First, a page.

Terrorism is an incredibly difficult subject to talk about with children, because even adults find it hard to understand and accept.
On a recent holiday with our two young children in Barcelona, we were forced to stay in our apartment on ‘lock down’ due to the awful terror incident in Las Ramblas.
We arrived at an apartment around the same time a van mowed into pedestrians on the bustling shopping street.
We were advised to stay in their apartment and stayed there until Friday morning, giving us time to assess the situation and make a decision what to do.
Some family and friends urged us to return to the UK, but we felt that this wouldn’t be the right thing to do and made an informed decision to stay and continue our holiday, mindful to be safe and have a plan in place if something should happen.
Being stuck in our apartment for 24 hours gave us time to discuss the upsetting and worrying topic of terrorism with our two young children aged Six and Seven.
Tips for talking to children about terrorism
1. Talk calmly an avoid too many details
Speak about terrorism before in a very basic way – try things like ‘naughty people who want to hurt other people’. Avoid horrific details, and avoid then seeing newspaper stands that often have awful images plastered on the front after any terrorist attack.
Children ask questions so it’s important to answer with very basic responses rather than ‘there’s nothing to worry about’ they don’t need to be informed of graphic details – just that they need to be safe.
Reassure them that they are safe ad will be safe in your care, and that these things happen few and far between.
2. Have a ‘terror plan’ in place.
Make a plan and stick to it. Every now and then check they know what to do incase something happened.
Explain that while it’s very unlikely to happen, one day you might have to suddenly run away from a naughty person but to stay very calm.
Our plan that we’ve told our children, is that my daughter will go with her dad and I will go with my son (that way we aren’t scrambling over children and know what to do should the worst happen). We’d run and keep running and meet later if we lost each other.
3. Check before you travel
We always make an informed choice before travelling. It is important to research the risks attached to nay places you are visiting. The gov.uk website has details for travelling and is updated regularly.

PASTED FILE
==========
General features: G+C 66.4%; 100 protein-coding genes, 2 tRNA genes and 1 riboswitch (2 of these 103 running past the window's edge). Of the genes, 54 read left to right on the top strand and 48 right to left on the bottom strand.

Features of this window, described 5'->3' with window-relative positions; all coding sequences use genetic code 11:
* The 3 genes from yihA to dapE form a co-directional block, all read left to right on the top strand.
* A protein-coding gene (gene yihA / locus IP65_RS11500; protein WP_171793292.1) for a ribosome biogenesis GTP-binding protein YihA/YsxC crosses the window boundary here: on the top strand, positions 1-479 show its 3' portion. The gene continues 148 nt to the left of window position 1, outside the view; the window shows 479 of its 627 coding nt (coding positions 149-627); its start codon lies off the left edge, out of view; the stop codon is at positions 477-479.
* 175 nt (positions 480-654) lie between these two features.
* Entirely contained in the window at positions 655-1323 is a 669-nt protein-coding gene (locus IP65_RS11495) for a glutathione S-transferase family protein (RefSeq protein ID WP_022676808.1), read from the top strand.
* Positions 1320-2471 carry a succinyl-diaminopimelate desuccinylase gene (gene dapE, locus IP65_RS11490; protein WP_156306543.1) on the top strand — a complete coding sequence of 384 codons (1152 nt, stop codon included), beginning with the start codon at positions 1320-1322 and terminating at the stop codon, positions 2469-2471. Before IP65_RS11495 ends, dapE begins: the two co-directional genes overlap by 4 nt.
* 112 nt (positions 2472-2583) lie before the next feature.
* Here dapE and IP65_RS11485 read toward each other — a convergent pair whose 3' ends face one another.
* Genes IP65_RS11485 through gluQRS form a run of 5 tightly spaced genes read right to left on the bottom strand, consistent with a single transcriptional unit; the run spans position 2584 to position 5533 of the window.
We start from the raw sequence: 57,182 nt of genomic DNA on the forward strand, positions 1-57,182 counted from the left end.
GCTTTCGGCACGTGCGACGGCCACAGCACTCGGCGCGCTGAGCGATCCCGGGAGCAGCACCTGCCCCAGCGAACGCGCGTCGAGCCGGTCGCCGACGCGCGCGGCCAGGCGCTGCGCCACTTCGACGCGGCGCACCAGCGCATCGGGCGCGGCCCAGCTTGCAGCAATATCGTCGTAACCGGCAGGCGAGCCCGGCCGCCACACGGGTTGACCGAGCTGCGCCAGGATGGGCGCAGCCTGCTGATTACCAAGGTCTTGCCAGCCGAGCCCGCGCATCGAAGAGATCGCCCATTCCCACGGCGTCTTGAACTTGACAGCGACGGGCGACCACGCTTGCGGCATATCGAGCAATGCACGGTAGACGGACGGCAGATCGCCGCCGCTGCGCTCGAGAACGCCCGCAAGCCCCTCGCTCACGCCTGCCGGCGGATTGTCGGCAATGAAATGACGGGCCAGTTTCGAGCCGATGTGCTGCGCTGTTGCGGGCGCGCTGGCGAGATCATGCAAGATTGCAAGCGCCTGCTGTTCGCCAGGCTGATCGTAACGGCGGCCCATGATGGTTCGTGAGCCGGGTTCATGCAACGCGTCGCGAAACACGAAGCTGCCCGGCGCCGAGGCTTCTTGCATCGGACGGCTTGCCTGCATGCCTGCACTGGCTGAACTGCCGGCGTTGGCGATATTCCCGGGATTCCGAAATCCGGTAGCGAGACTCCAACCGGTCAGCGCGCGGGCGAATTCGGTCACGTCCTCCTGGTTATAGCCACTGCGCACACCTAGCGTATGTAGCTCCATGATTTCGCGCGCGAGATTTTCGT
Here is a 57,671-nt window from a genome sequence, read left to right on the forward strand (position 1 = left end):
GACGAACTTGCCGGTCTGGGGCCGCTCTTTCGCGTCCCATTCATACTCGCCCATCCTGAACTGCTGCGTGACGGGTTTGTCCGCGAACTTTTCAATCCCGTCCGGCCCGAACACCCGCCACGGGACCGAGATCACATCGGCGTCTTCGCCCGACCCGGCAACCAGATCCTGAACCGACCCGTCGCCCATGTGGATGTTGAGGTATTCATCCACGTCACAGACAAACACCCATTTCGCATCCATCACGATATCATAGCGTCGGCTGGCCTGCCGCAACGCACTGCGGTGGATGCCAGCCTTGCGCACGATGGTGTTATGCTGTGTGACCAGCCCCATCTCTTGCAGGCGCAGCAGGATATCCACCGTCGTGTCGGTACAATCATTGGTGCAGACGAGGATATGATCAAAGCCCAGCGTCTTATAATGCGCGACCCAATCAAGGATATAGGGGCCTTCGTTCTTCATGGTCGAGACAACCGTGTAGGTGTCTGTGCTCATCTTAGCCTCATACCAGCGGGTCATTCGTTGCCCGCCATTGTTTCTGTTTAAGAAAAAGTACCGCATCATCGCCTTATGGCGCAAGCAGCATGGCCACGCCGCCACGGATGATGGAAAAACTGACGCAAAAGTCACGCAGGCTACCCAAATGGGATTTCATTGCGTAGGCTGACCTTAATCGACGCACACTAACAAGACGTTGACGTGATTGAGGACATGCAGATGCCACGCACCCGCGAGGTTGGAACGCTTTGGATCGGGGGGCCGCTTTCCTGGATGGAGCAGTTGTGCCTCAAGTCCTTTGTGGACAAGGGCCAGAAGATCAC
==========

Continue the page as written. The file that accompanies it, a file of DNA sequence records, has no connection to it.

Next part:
For us it’s about seeing the world as a family but being aware things can happen, and not just terrorism. By making a plan for any eventuality, including natural disasters, it means you are prepared for every incident should it occur.
4. Talking about terrorists
Whatever your views, remember children are young and impressionable.
We teach our little ones to be kind and welcoming of all races and religions. It is extremists that commit these awful acts of violence – not the particular religion or race.
Remember to use words like ‘Naughty people’ rather than using words they might not understand.
If your child comes home from school with information, talk openly to them about it. Ask them what they have heard and talk calmly about it. If there is any racial hate or misinformation being talked about in the playground – inform the headteacher immediately.
5. Monitor Media
Allow much older children to watch the news with supervision and be prepared to switch of if any disturbing images are shown. (Most news stations warn if there is any footage that viewers may find upsetting.) For those who allow their children online – ensure parental settings are in place and talk to your children about not clicking or sharing links/posts that could potentially show frightening or upsetting material.
As for or experience in Barcelona, our little ones understand that people died and were very badly hurt like London and Manchester. But they are very young and I don’t think they understand the enormity of it.
It’s a start though, a look into what happens sometimes in the world, and as sad as it is, it’s important they know in a simple way rather than hearing from friends or on the news. For us, it’s about them knowing what to do if something awful happened. Sadly something I think many families need to think about now.